I posted this on FaceBook in a thread about humanities departments needing to get over Aristotle’s biology and was told to stop spamming, so I suppose I’d better just post it here instead.
If contemporary biology is going to throw out “purpose” and “essence” as concepts, it needs to throw out correlate concepts like “accident,” as well. I’d want to affirm that individual organisms were not planned in advance by God’s envisionment of the eternal forms as divided into a particular array of genera and species. By definition, a unique individual exists in excess of any abstract universal, whether at the special or general level in the chain of being. Even if there is such a Platonic God envisioning eternal objects, this envisionment could not determine the playing out of cosmic evolution. If time is truly evolutive–if it is a creative advance and not just a collision of particles–then even an all-knowing, all-powerful Laplacian God could not have known in advance (on “the first day”) what the physical universe would become in the last (today). We can’t think the realities of earth and sky in Aristotle’s terms anymore. No more purposes or essences determining species, but no more “accidents” or “mutations” determining them, either.
Organisms are negentropically powered homeodynamic systems that emerge, transform, and go extinct in the course of historical time. They live only by surfing thermodynamic gradients in their local environments. When these physical energy currents shift courses, organisms can either adapt or die. But so long as organisms meet the minimal entropic requirements of their energy environment, they are ‘free’ to evolve creatively. They can drift and are not simply shaped by pre-existing niches. Niches emerge alongside the creative decisions of organisms and are the not one-way causes of speciation. Random mutation and natural selection alone cannot account for the current or future biosphere (as Stu Kauffman is fond of repeating in ever-more convincing terms: http://www.necsi.edu/video/kauffman.html).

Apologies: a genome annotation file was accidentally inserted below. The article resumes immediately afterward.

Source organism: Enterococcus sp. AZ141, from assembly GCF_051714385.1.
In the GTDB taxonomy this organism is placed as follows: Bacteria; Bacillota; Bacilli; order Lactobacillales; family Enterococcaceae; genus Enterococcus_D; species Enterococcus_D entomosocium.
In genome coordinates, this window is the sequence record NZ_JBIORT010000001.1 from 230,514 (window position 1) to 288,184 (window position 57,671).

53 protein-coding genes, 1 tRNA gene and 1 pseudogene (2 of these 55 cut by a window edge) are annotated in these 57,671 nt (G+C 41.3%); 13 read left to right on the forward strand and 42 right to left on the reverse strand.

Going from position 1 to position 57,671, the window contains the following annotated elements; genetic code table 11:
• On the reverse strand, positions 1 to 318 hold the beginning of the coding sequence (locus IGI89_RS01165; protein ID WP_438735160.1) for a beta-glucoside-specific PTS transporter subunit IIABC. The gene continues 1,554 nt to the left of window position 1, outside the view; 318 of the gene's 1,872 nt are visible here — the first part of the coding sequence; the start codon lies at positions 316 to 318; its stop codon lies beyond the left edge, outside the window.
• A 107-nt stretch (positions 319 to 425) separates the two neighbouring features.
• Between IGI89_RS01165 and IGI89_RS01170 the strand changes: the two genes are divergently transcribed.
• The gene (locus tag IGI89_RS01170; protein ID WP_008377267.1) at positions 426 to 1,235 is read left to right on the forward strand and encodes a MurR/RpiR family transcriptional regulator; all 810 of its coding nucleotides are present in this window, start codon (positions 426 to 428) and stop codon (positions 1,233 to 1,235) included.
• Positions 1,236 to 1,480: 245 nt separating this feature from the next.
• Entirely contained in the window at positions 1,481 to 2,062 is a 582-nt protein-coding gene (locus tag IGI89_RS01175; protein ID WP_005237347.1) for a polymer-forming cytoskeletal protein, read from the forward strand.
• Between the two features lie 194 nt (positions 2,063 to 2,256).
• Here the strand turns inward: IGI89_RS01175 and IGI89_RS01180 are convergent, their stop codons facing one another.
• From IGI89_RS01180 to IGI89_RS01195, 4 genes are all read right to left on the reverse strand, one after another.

This doesn’t mean organisms are pre-programed by eternal forms, this means there is a non-random, non-programed “creative” aspect to the evolution of life. So gone are the ancient concepts of Creator and creature, Mind and matter, Essence and accident, Purpose and perversion, etc. What we need now are mediating concepts like Creativity, Imagination, Emergence, Expression, etc.
See also this essay on Whitehead’s ontologization of evolution.
What do you think?